I missed the Mass at the Basilica Thursday night because I was at my weekly rosary prayer group where the ladies gave me tips (e.g. use a museum bathroom instead of the Port-a-Potties) and packed me some snacks for the trip. The next day I was running late and caught Mass at Our Lady of the Fields where I ran into 90 year old Joe who offered more snacks if I had time to stop by his place. He quickly packed me a bag of fruit and we said a prayer together and then I was on my way.

Anyway, back at the Mall, we marveled at the giant and fancy signs and flags all around. We approached one black and white Religious Order that Lita thought she recognized but they turned out to be Dominicans. And I knew one of them! Like the awkward scientist that I am, I pointed at his face and said, “I know you!! You’re Fr. Justin.” And like the mild mannered Dominican he is, he acted like he didn’t notice my awkward rudeness and pleaded guilty.

Gasp!! It's Fr. Justin. And here's the proof. (from Lita)

I had only seen this man on two occasions, first at his priestly ordination and second at Meghan and Greg’s wedding (although I had been in the same room with him once, without seeing him, at the Dominican House during Compline). Now knowing at least TWO other people at the March, I felt quite comfortable.

Liebster award--whoo WHOO!!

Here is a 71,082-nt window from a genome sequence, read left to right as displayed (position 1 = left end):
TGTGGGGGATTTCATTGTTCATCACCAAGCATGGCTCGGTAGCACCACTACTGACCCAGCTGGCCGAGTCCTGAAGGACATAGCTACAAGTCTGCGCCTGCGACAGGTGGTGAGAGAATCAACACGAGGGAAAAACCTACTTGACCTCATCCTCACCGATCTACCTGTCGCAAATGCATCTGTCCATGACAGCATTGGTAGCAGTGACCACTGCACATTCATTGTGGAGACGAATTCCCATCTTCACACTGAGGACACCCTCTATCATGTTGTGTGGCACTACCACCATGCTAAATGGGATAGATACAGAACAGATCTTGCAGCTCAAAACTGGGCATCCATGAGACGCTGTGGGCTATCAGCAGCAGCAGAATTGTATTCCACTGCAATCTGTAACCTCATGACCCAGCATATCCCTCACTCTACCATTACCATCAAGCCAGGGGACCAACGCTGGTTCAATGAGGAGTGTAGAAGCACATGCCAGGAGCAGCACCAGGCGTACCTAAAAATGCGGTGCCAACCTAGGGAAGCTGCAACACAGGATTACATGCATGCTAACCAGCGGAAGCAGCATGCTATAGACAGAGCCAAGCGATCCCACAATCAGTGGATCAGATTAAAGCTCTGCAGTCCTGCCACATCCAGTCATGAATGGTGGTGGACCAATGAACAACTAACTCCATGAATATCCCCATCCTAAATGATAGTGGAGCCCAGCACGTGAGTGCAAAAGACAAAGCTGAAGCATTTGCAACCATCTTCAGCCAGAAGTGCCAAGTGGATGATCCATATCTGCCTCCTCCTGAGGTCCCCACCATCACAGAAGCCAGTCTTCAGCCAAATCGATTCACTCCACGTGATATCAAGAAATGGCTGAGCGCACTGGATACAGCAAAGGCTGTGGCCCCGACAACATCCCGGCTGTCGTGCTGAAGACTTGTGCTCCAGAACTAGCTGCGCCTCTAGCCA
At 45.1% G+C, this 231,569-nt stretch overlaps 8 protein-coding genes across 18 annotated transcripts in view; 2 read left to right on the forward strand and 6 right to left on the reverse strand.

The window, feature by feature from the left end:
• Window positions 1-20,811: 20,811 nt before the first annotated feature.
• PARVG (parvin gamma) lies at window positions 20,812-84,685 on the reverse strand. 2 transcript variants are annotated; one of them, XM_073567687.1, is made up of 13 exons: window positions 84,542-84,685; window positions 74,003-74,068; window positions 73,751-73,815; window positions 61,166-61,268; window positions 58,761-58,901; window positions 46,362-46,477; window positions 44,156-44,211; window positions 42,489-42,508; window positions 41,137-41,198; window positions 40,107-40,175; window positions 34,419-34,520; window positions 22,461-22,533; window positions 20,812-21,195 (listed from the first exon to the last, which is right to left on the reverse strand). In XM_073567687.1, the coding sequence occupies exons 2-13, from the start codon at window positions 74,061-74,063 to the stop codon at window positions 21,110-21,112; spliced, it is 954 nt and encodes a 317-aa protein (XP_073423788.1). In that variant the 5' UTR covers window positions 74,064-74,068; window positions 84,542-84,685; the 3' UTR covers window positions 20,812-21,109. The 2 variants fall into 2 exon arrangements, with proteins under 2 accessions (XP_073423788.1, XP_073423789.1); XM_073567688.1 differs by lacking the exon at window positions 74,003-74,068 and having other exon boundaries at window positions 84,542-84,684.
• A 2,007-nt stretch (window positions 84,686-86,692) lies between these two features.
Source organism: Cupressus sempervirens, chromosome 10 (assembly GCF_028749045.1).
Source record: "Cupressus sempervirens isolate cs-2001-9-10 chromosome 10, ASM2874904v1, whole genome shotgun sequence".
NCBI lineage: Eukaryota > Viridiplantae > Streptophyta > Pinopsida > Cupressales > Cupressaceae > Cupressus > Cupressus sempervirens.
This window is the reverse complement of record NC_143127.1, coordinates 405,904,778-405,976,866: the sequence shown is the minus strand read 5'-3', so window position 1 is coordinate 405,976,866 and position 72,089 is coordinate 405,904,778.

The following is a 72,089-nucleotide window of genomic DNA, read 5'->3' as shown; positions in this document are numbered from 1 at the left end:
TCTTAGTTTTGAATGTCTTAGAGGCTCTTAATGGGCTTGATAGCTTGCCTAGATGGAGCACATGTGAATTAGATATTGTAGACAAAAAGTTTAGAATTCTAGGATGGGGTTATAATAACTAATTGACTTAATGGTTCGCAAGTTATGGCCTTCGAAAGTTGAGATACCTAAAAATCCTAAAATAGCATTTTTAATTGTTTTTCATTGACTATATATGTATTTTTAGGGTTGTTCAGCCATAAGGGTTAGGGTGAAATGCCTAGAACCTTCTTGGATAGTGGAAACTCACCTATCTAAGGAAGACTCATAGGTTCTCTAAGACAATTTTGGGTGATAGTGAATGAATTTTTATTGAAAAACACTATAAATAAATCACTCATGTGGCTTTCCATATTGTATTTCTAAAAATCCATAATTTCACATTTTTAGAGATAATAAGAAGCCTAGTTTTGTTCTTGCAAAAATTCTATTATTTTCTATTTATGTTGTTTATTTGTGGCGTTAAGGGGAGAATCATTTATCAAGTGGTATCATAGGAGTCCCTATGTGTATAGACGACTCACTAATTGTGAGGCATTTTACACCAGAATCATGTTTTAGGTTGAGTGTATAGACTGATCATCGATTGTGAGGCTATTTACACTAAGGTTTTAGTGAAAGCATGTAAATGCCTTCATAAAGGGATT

It is like the chain letter of blogging, and I am a winner!

I copied that first sentence from Meghan. So double-thanks, Meghan! BTW, I copied this post from since it has a sweet picture of Our Lady of Guadalupe.

The Rules:
Thank the person who nominated you and link your post to their blog.
List 11 facts about yourself then answer the 11 questions given to you.
Create 11 more questions for your 9 nominees, all of whom have 200 or less followers.
Comment on their blogs informing them of their Liebster Award nomination.

Facts about me:

1.)       While I was still a kid, all of a sudden the Lemonhead boxes had SAY NO TO DRUGS printed inside the flap. I was partially convinced that this was code to indicate that they contained actual drugs or poison—convinced enough to cause some genuine fear, but not convinced enough not to eat them.

2.)       I was also afraid that the mouse poo in our outdoor stairwell would give us Hantavirus.

3.)       Also while I was still a kid, Andy and I used to skate around the hard wood floors in our socks, pretending to be competitive figure skaters. We choreographed routines set to sweet 80s music—what a good brother!!

4.)       I used to watch Andy play video games because he claimed it was more fun to play with someone watching. This conditioned me to spend hours watching college friends play Snood.

5.)       Once, I think on Andy’s birthday, we spent an entire day watching and rewatching Young Einstein.

6.)       During my short hair phase, I once chemical burned my scalp while bleaching my hair blonde.

7.)       Once (kid again) I ate all of the stenciled fake snow off of my mirror and, as a baby, I stuck my finger into an electric pencil sharpener.

8.)       I really do not like licorice.

9.)       I had brief stints in both high school and college cheerleading.

10.)    I’ve been told that I would really thrive in the prison environment—it was a compliment.